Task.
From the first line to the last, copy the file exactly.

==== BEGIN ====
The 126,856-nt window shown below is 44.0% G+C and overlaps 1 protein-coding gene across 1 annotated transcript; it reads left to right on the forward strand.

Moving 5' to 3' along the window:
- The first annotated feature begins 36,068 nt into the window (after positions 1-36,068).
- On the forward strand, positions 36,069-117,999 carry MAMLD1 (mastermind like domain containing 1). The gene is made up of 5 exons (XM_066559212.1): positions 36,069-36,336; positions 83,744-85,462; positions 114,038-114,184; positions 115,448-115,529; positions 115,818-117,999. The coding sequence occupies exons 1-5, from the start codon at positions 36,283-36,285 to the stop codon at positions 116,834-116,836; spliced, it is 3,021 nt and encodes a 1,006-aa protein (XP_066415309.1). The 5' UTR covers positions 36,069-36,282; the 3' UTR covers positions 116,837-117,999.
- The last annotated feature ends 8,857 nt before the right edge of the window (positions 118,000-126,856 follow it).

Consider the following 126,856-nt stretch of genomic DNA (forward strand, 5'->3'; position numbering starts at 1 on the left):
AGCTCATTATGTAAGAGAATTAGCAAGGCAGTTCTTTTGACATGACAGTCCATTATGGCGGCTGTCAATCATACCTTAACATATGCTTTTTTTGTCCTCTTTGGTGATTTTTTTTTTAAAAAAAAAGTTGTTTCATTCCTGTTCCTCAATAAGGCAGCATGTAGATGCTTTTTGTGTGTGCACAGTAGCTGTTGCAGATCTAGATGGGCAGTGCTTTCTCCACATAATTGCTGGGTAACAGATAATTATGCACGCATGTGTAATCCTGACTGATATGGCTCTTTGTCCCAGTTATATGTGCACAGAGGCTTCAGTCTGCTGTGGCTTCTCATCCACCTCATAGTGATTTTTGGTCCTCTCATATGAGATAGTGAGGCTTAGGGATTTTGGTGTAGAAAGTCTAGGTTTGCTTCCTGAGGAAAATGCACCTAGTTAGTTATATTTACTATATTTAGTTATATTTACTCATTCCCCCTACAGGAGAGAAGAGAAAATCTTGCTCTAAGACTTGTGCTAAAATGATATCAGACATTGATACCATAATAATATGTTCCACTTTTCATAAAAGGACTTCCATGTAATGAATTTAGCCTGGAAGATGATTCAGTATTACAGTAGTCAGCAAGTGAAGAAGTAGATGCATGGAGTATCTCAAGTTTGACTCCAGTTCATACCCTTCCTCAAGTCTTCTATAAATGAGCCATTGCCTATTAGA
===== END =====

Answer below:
The 126,856-nt window shown below is 44.0% G+C and overlaps 1 protein-coding gene across 1 annotated transcript; it reads left to right on the forward strand.

Moving 5' to 3' along the window:
- The first annotated feature begins 36,068 nt into the window (after positions 1-36,068).
- On the forward strand, positions 36,069-117,999 carry MAMLD1 (mastermind like domain containing 1). The gene is made up of 5 exons (XM_066559212.1): positions 36,069-36,336; positions 83,744-85,462; positions 114,038-114,184; positions 115,448-115,529; positions 115,818-117,999. The coding sequence occupies exons 1-5, from the start codon at positions 36,283-36,285 to the stop codon at positions 116,834-116,836; spliced, it is 3,021 nt and encodes a 1,006-aa protein (XP_066415309.1). The 5' UTR covers positions 36,069-36,282; the 3' UTR covers positions 116,837-117,999.
- The last annotated feature ends 8,857 nt before the right edge of the window (positions 118,000-126,856 follow it).

Consider the following 126,856-nt stretch of genomic DNA (forward strand, 5'->3'; position numbering starts at 1 on the left):
AGCTCATTATGTAAGAGAATTAGCAAGGCAGTTCTTTTGACATGACAGTCCATTATGGCGGCTGTCAATCATACCTTAACATATGCTTTTTTTGTCCTCTTTGGTGATTTTTTTTTTAAAAAAAAAGTTGTTTCATTCCTGTTCCTCAATAAGGCAGCATGTAGATGCTTTTTGTGTGTGCACAGTAGCTGTTGCAGATCTAGATGGGCAGTGCTTTCTCCACATAATTGCTGGGTAACAGATAATTATGCACGCATGTGTAATCCTGACTGATATGGCTCTTTGTCCCAGTTATATGTGCACAGAGGCTTCAGTCTGCTGTGGCTTCTCATCCACCTCATAGTGATTTTTGGTCCTCTCATATGAGATAGTGAGGCTTAGGGATTTTGGTGTAGAAAGTCTAGGTTTGCTTCCTGAGGAAAATGCACCTAGTTAGTTATATTTACTATATTTAGTTATATTTACTCATTCCCCCTACAGGAGAGAAGAGAAAATCTTGCTCTAAGACTTGTGCTAAAATGATATCAGACATTGATACCATAATAATATGTTCCACTTTTCATAAAAGGACTTCCATGTAATGAATTTAGCCTGGAAGATGATTCAGTATTACAGTAGTCAGCAAGTGAAGAAGTAGATGCATGGAGTATCTCAAGTTTGACTCCAGTTCATACCCTTCCTCAAGTCTTCTATAAATGAGCCATTGCCTATTAGA